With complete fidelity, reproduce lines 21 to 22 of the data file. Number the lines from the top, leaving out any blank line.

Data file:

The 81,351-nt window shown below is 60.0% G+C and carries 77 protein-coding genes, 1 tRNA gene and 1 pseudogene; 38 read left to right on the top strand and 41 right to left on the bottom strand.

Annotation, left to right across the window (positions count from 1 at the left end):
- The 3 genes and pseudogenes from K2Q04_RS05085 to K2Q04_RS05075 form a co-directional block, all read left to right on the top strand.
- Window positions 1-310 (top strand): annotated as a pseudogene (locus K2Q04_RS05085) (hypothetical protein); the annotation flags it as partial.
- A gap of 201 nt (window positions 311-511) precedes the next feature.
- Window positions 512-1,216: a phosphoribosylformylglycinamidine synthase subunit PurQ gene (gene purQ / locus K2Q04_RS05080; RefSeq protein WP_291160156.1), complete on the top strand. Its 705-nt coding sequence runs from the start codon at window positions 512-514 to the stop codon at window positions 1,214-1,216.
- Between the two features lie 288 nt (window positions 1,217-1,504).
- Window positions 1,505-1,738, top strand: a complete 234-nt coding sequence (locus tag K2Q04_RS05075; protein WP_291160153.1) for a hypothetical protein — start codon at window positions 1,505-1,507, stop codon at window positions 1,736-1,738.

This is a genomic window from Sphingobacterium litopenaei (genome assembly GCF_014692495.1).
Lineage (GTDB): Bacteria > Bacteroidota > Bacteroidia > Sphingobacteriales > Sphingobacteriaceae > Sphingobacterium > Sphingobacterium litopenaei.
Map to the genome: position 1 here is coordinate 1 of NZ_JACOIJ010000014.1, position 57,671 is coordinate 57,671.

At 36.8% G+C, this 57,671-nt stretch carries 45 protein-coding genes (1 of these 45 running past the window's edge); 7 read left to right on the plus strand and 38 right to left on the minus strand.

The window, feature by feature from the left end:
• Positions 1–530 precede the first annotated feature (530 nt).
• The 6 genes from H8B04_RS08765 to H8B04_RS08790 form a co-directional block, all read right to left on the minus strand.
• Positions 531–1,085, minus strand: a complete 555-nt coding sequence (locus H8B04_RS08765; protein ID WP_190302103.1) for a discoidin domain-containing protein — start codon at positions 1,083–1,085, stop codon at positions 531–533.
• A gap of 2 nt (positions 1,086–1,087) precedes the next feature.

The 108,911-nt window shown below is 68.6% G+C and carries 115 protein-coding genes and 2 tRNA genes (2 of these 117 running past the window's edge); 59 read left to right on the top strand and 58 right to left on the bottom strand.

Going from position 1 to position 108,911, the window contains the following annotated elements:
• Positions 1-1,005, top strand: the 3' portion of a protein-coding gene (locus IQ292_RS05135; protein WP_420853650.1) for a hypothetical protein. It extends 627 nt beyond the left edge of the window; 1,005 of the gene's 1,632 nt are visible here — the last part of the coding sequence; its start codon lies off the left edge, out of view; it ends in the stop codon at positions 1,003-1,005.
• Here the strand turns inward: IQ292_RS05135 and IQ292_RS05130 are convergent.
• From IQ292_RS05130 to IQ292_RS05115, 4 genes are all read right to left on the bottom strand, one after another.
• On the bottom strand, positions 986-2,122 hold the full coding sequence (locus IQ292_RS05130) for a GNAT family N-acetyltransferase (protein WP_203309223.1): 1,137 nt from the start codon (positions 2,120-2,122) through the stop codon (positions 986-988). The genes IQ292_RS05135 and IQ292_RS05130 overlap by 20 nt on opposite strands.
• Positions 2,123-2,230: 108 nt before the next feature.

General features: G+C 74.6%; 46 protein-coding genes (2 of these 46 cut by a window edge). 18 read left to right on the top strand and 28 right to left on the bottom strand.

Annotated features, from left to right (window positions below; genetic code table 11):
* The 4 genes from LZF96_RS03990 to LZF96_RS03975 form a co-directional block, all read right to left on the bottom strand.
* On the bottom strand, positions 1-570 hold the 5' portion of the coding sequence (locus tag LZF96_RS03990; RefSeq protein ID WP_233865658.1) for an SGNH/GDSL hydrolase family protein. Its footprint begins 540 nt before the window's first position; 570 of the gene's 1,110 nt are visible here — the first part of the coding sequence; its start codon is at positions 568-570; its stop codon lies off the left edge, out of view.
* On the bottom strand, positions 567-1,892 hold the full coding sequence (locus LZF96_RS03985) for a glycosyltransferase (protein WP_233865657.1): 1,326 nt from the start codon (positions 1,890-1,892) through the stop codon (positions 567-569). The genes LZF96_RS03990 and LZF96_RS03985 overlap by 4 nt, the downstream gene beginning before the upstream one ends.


• Here the strand turns inward: IQ292_RS05135 and IQ292_RS05130 are convergent.
• From IQ292_RS05130 to IQ292_RS05115, 4 genes are all read right to left on the bottom strand, one after another.